On Campus

The Black Menaces Are Starting A Revolution On College Campuses

“One of the roots of racism is ignorance.”

by Carolina Grassmann
Daniel Llao Calvet/Getty Images

You’ve definitely seen them on your TikTok FYP: One or two Black college students, holding a microphone, and questioning another person on whether they support gay marriage, how many Black friends they have, and if reverse racism exists. They call themselves the Black Menaces. Their purpose is to make their fellow students confront their biases — and maybe learn from them. “We have to talk about [social issues] at our college because that's impacting the students who attend the university, that's gonna impact their experiences, whether this university wants to acknowledge it or not,” group member Rachel Weaver, 23, tells Elite Daily.

In less than a year, the Black Menaces — a group of activists that also includes Kylee Shepherd, 21, Kennethia Dorsey, 22, Sebastian Stewart-Johnson, 22, and Nathanael Byrd, 26 — have established a massive social media following, with over 700,000 followers and 28 million likes on TikTok. The group launched their TikTok in February 2022 to highlight their own experiences at Brigham Young University (BYU), a private research university sponsored by The Church of Jesus Christ of Latter-day Saints, also known as the Mormon Church. They say they were prompted by “feelings of isolation and ostracization” on BYU’s campus, where less than 1% of the students are Black as of the 2021-2022 school year.

“A lot of white people don't have to think about these kinds of things,” Shepherd says of the social issues that impact their campus. Their first-ever video, a reaction to BYU professor Brad Wilcox’s comments on Black people in the LDS priesthood, has nearly half a million views as of August 2022. (Wilcox later apologized for his remarks.) More recently, they highlighted reports of racist slurs at a BYU sports game. “[As Black people] this is the life that we live every single day,” Shepherd adds. “The struggles, the worries, and the tears that we shed on a constant basis that are always happening. We want to start a conversation that white people don't necessarily have on their own because they don't live that life.”

Even though I expected what they were going to say, [the answers] made me feel uncomfortable.

On their TikTok, the group posts “person-on-the-street” interviews, set on college campuses across the United States, asking mostly other students to talk about social issues like racism, misogyny, and homophobia. The point, they say, is to create a safe space for students from marginalized communities, and to fight racism by educating Gen Zers like themselves. “One of the roots of racism is ignorance, and people just not understanding the nuances of race and how it affects different people,” Byrd says.

Some of the answers they get are expected — but still difficult to hear. “There were a few answers that, even though I expected what they were going to say, made me feel uncomfortable,” says Stewart-Johnson. “Like when we asked if this racist history, within the Mormon religion, was led by God and people said that it was. They said that God was racist.”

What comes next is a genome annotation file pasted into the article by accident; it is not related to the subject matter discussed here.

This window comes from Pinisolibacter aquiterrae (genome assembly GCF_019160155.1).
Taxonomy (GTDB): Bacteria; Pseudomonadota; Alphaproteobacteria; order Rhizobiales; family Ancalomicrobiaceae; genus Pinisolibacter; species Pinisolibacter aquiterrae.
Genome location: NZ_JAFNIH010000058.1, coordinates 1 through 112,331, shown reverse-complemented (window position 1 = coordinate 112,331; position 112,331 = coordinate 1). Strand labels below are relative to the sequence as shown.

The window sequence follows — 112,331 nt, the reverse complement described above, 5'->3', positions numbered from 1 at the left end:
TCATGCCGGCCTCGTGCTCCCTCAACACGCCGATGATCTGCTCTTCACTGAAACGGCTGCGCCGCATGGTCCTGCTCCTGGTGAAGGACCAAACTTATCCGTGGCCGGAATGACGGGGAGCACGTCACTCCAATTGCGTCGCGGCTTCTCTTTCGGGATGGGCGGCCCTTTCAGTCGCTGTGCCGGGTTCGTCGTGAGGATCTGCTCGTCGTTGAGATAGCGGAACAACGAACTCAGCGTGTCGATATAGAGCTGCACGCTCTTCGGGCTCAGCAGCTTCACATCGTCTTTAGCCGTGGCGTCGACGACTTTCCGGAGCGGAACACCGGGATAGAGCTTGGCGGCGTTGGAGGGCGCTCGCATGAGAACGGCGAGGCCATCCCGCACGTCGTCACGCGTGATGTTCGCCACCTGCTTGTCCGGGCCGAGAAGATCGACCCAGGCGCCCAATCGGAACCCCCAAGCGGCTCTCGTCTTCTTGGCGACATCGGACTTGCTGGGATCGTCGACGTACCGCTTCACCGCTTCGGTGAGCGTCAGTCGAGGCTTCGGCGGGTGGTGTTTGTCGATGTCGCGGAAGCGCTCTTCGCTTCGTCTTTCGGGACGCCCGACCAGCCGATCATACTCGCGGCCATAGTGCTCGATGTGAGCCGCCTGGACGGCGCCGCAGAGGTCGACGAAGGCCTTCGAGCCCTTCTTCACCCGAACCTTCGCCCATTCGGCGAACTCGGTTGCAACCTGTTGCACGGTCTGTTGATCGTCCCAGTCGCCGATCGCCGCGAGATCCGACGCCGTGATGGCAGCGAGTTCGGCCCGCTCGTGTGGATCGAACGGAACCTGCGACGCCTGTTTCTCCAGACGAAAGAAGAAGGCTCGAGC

And when they asked BYU students if they believe in reverse racism — the idea that white people experience discrimination at the same levels as marginalized groups — for an April 2022 video, some simply answered, “yeah.” Reverse racism, of course, is not a real thing: As one of the interviewees says, an oppressor majority can’t be oppressed by a minority.

Weaver believes these answers show why their TikTok account is so popular: People don’t expect college students, especially Gen Z college students, to be socially conservative. Even beyond the general conception that younger people are more liberal while older people are more conservative, Gen Z is known for skewing progressive on social issues like race and gender identity — a trend which holds true across political lines, according to Pew Research Center. A June 2020 poll of Gen Zers from Business Insider and Yubo found about 80% of the responders said that they support Black Lives Matter. “Gen Z is the most understanding generation when it comes to social issues. We’re willing to not just discuss things, but work on changing them,” Weaver says. “But I would say that BYU is unique in that way: Because of the conservative nature of our campus, most people aren’t willing to talk about social issues and change them.”

[College students are] the ones that need to be having those conversations.

But for every racist answer from an interview, there are thousands of TikTok comments on the Black Menaces’ account pushing back, with the intent of educating the interviewees and anyone who agrees with them.